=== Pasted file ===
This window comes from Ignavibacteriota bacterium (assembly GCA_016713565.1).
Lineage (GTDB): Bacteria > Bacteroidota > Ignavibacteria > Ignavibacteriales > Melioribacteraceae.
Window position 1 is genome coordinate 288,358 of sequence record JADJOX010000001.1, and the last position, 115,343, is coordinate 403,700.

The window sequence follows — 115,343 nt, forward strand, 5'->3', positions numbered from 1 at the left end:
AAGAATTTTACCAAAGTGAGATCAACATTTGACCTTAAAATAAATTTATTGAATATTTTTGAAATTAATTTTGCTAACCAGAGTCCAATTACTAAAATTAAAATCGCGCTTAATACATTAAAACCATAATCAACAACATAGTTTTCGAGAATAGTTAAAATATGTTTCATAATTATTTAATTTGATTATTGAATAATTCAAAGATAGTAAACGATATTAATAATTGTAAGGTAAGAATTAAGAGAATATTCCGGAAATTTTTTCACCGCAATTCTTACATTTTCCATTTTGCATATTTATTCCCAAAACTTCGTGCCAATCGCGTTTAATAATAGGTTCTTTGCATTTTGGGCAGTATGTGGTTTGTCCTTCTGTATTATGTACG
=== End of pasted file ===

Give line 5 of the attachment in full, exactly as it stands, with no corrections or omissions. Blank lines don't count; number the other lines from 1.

AAGAATTTTACCAAAGTGAGATCAACATTTGACCTTAAAATAAATTTATTGAATATTTTTGAAATTAATTTTGCTAACCAGAGTCCAATTACTAAAATTAAAATCGCGCTTAATACATTAAAACCATAATCAACAACATAGTTTTCGAGAATAGTTAAAATATGTTTCATAATTATTTAATTTGATTATTGAATAATTCAAAGATAGTAAACGATATTAATAATTGTAAGGTAAGAATTAAGAGAATATTCCGGAAATTTTTTCACCGCAATTCTTACATTTTCCATTTTGCATATTTATTCCCAAAACTTCGTGCCAATCGCGTTTAATAATAGGTTCTTTGCATTTTGGGCAGTATGTGGTTTGTCCTTCTGTATTATGTACG